The London Museum of Natural History’s new permanent gallery, The Vault, which opened in late November, brings together crystals, gems, rare metals, and meteorites. Alongside the museum’s permanent collection are loans from private collectors, including the Aurora Collection of fancy colored diamonds, on loan from diamond collectors Alan Bronstein and Harry Rodman.
The Aurora Collection is a world-class assortment of 296 naturally colored diamonds, weighing a total of 267.45 cts. For many years, it was on display at New York’s American Museum of Natural History.
“Gems like these were not meant to be imprisoned in a dark underground safe for the momentary pleasure of a few eyes,” says Bronstein. “The true value of a collection is sharing it with as many people who are interested, to experience nature’s diversity of expression. It’s thrilling to think that the collection will be seen by the 3.6 million visitors that come to the Natural History Museum each year.”
“Each colored diamond tells its own story, giving us insight not only into its formation, but also to the deep earth processes that took place when the gem was formed,” writes Alan Hart, curator of minerals at the Natural History Museum. “For example, yellow diamonds are due to the presence of nitrogen in the structure, and green diamonds owe their color to natural radiation damage. It’s an amazing opportunity to be able to display this unique collection of exceptionally rare gems at the museum.”
Oscar-winning actress Dame Helen Mirren attended the grand opening of the new hall and viewed the Aurora Collection. Mirren and fellow film actors Camilla Rutherford and Catherine Bailey were among the stars at the launch of The Vault.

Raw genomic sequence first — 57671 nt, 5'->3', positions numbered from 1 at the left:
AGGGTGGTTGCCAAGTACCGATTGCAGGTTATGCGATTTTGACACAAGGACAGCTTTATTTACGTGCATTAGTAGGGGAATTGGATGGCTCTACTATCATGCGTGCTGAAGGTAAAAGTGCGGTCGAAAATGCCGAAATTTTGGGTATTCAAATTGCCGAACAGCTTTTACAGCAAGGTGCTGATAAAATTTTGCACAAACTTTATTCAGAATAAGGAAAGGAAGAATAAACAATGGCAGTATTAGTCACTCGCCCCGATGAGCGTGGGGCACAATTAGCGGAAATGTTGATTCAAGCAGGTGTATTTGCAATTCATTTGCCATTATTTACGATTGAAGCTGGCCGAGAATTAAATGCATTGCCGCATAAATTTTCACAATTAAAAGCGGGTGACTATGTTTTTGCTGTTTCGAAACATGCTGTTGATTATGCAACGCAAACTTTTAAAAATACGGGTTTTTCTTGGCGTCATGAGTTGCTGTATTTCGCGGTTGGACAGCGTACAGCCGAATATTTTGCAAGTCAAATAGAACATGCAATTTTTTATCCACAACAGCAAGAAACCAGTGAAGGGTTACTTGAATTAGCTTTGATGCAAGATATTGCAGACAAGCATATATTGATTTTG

This is not the first European visit for the Aurora Collection. It was on display in 2005 as part of the Natural History Museum’s Diamonds exhibition.
“Gemstones, meteorites, and metals have been treasured since the beginning of human history,” says Hart. “The Vault is a showcase of the most rare, scientifically unique, and culturally historical examples from our national collection, together with some private loans.”
Other gems in The Vault include the Devonshire Emerald, one of the world’s largest uncut emeralds. It weighs 1,383.95 cts. and comes from Muzo, in Colombia. Pedro the First, Emperor of Brazil, gave it to the sixth Duke of Devonshire in 1831.
The Star of South Africa was purchased by diamond cutter Louis Hond. The pear-shape diamond weighs 47.69 cts. It was sold to the Earl of Dudley, whose wife, the Countess Dudley, wore it as a hair ornament surrounded by 95 smaller diamonds. It’s now mounted in a 1910 Cartier pendant.
The permanent collection includes the Heron-Allen “cursed amethyst.” Legend says the stone was looted during the Indian mutiny in 1855 and brought to England by an officer of the Bengal cavalry who mysteriously lost his health and his money. After receiving the amethyst, the officer’s son suffered such ill fortune that he gave the stone to a friend, who then committed suicide, returning the stone to the officer’s son in his will. Heron-Allen received the amethyst from the cavalryman’s son in 1890, and he too suffered misfortune. His daughter donated the stone to the Natural History Museum along with a letter he wrote warning anyone against handling it.
Also on display are an extraordinary pink morganite from Madagascar, a rare orange padparadscha from Sri Lanka, and a 1,700 ct. topaz. Another item in The Vault is the Nakhla, a rare Martian meteorite that people in Egypt witnessed falling to Earth in 1911. It’s one of less than 70 known specimens in the world. For more information, visit www.nhm.ac.uk.